What SMEs can learn from e-commerce giants

Whenever anyone mentions the global economy, it’s easy to envisage the world of big business. Shining skyscrapers, mahogany boardrooms and cutthroat corporate acquisitions may all spring to mind—but they shouldn’t be our first thought.In reality, smaller businesses are the true driving force behind our economy. One glance at the UK numbers reveals why: small or medium-sized enterprises (SMEs) in the private sector make up 99.9% of all companies, employ 60% of the workforce and generate more than half of the total turnover. SMEs aren’t just the engine that keeps our economy flying, they’re more than half the plane.Empowering this array of SMEs to become more efficient, productive and profitable has the potential to supercharge our economy. Applying data and insight to make feasible gains of even just a few per cent across these areas will directly translate into more SMEs hiring, growing and staying in business. Small improvements can have a huge impact when they’re rolled out on a massive scale.Helping SMEs generate this greater value demands a new mindset from their B2B enterprise partners. Whether SMEs are their customers or part of their supply chain, large companies need to empower SMEs to work with them more easily and effectively—and this needs to be implemented at scale.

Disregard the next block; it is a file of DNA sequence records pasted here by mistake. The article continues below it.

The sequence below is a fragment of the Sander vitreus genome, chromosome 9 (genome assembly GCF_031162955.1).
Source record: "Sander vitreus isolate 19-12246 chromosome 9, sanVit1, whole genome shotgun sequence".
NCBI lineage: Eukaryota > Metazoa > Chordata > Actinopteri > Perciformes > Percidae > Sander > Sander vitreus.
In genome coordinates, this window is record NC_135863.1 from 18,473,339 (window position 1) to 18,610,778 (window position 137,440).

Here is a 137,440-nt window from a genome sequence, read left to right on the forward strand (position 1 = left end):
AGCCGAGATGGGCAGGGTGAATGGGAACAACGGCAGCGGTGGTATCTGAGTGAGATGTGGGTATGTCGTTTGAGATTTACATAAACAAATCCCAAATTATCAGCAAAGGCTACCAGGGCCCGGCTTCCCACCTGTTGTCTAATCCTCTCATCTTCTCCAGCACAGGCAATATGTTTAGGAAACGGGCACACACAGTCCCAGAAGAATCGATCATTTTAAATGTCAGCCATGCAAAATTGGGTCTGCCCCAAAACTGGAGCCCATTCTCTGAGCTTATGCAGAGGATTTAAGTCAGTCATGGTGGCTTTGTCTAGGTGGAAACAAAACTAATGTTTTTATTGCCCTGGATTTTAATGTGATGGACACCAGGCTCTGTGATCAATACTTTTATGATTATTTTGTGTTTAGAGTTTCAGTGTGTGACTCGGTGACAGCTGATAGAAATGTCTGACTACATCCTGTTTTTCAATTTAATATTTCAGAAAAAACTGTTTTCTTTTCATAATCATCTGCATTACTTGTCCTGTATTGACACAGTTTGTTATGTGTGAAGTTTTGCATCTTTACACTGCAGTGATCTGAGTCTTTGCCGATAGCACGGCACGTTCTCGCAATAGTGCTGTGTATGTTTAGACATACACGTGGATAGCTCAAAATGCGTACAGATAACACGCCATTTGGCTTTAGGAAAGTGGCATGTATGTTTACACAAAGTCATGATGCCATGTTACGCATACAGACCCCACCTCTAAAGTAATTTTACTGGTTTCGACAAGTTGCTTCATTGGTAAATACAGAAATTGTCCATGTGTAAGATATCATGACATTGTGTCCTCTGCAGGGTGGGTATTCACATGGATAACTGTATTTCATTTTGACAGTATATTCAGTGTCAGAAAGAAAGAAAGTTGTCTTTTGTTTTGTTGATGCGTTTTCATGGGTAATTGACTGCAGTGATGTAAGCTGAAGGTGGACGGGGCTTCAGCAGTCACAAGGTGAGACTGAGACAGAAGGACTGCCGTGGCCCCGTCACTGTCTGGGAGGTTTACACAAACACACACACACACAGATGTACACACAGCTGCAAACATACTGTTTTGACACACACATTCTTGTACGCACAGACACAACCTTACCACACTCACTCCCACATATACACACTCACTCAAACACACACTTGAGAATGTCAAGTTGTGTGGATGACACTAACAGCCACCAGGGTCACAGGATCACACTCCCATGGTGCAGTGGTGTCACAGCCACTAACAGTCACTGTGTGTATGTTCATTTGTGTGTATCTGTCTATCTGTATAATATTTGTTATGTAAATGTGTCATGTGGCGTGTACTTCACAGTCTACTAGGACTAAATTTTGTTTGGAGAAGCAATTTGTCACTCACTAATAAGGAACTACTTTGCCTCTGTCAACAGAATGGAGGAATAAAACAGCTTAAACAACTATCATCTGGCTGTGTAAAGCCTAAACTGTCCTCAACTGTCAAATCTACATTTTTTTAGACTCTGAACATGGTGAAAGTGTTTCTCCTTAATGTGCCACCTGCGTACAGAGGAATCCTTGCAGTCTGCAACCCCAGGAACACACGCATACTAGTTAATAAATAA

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The brainpower revolution